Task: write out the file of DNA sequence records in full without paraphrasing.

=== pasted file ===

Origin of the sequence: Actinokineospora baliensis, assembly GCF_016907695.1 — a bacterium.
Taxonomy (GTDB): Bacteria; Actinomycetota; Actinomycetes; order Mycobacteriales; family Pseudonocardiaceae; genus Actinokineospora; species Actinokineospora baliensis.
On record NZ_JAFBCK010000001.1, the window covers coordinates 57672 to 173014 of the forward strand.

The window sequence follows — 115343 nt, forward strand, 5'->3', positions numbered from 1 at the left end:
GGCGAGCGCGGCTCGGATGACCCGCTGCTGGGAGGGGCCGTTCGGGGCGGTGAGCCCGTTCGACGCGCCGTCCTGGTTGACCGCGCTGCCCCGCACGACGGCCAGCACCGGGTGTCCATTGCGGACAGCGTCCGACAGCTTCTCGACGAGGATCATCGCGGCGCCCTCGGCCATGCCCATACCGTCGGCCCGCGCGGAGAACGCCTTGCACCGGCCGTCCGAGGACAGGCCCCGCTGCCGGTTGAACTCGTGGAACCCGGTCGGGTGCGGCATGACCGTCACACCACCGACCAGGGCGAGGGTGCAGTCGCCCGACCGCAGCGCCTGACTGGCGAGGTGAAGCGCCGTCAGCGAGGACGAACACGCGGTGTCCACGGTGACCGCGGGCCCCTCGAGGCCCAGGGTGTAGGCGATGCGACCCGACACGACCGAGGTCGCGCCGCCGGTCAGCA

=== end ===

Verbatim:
Origin of the sequence: Actinokineospora baliensis, assembly GCF_016907695.1 — a bacterium.
Taxonomy (GTDB): Bacteria; Actinomycetota; Actinomycetes; order Mycobacteriales; family Pseudonocardiaceae; genus Actinokineospora; species Actinokineospora baliensis.
On record NZ_JAFBCK010000001.1, the window covers coordinates 57672 to 173014 of the forward strand.

The window sequence follows — 115343 nt, forward strand, 5'->3', positions numbered from 1 at the left end:
GGCGAGCGCGGCTCGGATGACCCGCTGCTGGGAGGGGCCGTTCGGGGCGGTGAGCCCGTTCGACGCGCCGTCCTGGTTGACCGCGCTGCCCCGCACGACGGCCAGCACCGGGTGTCCATTGCGGACAGCGTCCGACAGCTTCTCGACGAGGATCATCGCGGCGCCCTCGGCCATGCCCATACCGTCGGCCCGCGCGGAGAACGCCTTGCACCGGCCGTCCGAGGACAGGCCCCGCTGCCGGTTGAACTCGTGGAACCCGGTCGGGTGCGGCATGACCGTCACACCACCGACCAGGGCGAGGGTGCAGTCGCCCGACCGCAGCGCCTGACTGGCGAGGTGAAGCGCCGTCAGCGAGGACGAACACGCGGTGTCCACGGTGACCGCGGGCCCCTCGAGGCCCAGGGTGTAGGCGATGCGACCCGACACGACCGAGGTCGCGCCGCCGGTCAGCA